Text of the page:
communications strategy that did not involve large upfront costs and would
generate revenue as we went along.
In the so-called “Draft
Harper” phase of the campaign (August-November 2001), Stephen Harper travelled,
met people, and used the telephone to ask for personal and financial support.
We sent out some letters and put up a website, which brought in a few
donations and offers to work on the campaign; but this was a minimal use of
Everything changed in early
December, when he officially registered as a candidate. Paying the
$25,000 deposit and meeting certain other requirements gave us access to the
Canadian Alliance membership database, which, under the circumstances, was the
equivalent of an Elections Canada voters list in a general election. The
party’s database contained about 300,000 names, including anyone who had ever
been a member since the foundation of the Reform Party in 1987. Of these,
about 70,000 were current members as of December 2001. The database
contained phone numbers and mailing addresses, which were generally reliable for
recent members but became less reliable the longer the date since the last
renewal. In a small but still useful percentage of instances, the
database also contained fax numbers and/or e-mail addresses.
Our first and urgent need was
to raise money to finance the rest of the campaign. We began, therefore,
by sending a direct mail piece to the 70,000 current members, asking for their
financial support. This and subsequent mailings set up a stream of income
that funded the campaign adequately. In the end, we raised about $1.1
million from 9500 donors, for an average donation of $116. Some donations
came at rallies, or at special dinners, luncheons, and receptions, or over the
Internet, but by far the largest share resulted from our direct mail program.
Once it was obvious that
direct mail was working for us, we sent out a second wave of letters to lapsed
members, urging them to rejoin the party to vote for Stephen Harper, and, of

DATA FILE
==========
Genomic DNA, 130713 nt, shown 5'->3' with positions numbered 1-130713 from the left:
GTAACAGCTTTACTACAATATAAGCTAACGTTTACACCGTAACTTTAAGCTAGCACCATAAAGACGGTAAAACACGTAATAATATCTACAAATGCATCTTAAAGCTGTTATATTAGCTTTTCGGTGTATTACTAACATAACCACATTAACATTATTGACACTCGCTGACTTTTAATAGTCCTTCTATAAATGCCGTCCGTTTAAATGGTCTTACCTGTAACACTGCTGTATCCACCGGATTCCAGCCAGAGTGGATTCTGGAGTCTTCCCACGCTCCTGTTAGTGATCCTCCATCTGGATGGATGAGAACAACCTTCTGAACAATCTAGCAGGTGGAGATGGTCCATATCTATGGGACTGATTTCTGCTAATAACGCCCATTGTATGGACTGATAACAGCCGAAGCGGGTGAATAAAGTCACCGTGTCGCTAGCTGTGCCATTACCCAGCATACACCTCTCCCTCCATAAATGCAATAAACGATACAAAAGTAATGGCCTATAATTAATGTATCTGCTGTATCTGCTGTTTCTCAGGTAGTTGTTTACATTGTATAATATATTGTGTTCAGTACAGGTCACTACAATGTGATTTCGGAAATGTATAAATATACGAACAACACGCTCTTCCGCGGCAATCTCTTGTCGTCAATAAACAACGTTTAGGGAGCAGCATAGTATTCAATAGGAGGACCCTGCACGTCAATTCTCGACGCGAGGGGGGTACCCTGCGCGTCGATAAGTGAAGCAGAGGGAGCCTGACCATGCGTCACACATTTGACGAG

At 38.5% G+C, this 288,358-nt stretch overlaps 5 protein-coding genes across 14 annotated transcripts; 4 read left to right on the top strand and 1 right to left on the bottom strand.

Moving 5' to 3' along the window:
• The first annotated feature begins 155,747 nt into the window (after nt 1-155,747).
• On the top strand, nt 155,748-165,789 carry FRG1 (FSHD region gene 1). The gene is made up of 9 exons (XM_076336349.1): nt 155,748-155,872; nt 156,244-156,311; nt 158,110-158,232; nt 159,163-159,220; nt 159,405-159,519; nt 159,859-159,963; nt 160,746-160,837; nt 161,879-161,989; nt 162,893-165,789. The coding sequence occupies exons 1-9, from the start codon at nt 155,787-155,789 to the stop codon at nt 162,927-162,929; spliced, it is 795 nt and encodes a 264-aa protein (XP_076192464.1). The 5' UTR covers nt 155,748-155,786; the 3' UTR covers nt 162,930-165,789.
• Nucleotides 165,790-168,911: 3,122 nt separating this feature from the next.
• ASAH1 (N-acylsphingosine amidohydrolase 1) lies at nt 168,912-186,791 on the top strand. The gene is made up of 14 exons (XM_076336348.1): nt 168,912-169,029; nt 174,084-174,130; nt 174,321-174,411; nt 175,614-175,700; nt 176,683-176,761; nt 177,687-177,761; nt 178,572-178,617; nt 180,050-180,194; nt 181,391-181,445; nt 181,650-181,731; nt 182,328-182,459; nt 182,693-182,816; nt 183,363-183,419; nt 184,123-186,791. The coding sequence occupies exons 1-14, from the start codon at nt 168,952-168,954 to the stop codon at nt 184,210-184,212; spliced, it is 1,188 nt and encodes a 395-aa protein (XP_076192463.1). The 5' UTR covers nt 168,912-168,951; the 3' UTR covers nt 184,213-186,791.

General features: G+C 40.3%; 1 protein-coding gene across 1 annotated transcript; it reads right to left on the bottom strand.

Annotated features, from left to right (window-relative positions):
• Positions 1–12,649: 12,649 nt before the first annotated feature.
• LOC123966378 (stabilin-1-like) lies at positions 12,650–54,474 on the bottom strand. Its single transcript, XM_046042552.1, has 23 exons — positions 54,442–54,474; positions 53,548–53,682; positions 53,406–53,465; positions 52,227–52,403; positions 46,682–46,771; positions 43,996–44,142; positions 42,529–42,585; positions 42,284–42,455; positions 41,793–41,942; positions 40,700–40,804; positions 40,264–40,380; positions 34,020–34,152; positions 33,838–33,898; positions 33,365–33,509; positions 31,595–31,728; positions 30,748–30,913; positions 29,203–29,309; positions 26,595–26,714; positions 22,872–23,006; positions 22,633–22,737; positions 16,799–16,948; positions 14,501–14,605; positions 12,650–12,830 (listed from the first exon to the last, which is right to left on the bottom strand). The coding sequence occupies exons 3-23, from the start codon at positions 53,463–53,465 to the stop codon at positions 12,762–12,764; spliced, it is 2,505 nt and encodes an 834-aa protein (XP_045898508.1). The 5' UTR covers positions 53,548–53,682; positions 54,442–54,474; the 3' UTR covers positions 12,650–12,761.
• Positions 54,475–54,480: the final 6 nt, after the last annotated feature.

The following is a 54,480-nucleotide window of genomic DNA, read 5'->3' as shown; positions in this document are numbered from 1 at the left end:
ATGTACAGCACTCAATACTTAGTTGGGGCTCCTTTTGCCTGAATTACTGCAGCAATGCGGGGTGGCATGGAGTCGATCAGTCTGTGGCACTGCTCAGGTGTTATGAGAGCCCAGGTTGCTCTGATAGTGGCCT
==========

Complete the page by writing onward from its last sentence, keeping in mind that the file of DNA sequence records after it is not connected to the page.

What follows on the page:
course, to give money to support the campaign. Here we had to make a
strategic choice because the list of lapsed members was too large to mail
everyone on it. We chose not to approach at this time the very large
number of names (over 100,000) who had joined in 2000 at the formation of the
Canadian Alliance but had not renewed their membership in 2001. Rightly
or wrongly, we assumed that these potential voters would be less receptive to
our message of revitalizing the Canadian Alliance but might be more receptive
to other candidates who were at the time emphasizing cooperation or merger with
the Progressive Conservatives. Instead, we went after people who had
joined the Reform Party before 2000 but had now let their membership lapse.
(We did not bother with people who had not renewed since 1995 or earlier,
believing that too many of them would have died, moved, or lost interest to
make a mailing worthwhile.) That still left us with a list of about
90,000 names for the second wave.
This second wave was also a
great success. It not only paid for itself several times over in
contributions, it brought in over 2000 membership renewals, i.e., people who
would now be able to vote for Harper.
We set up phone banks in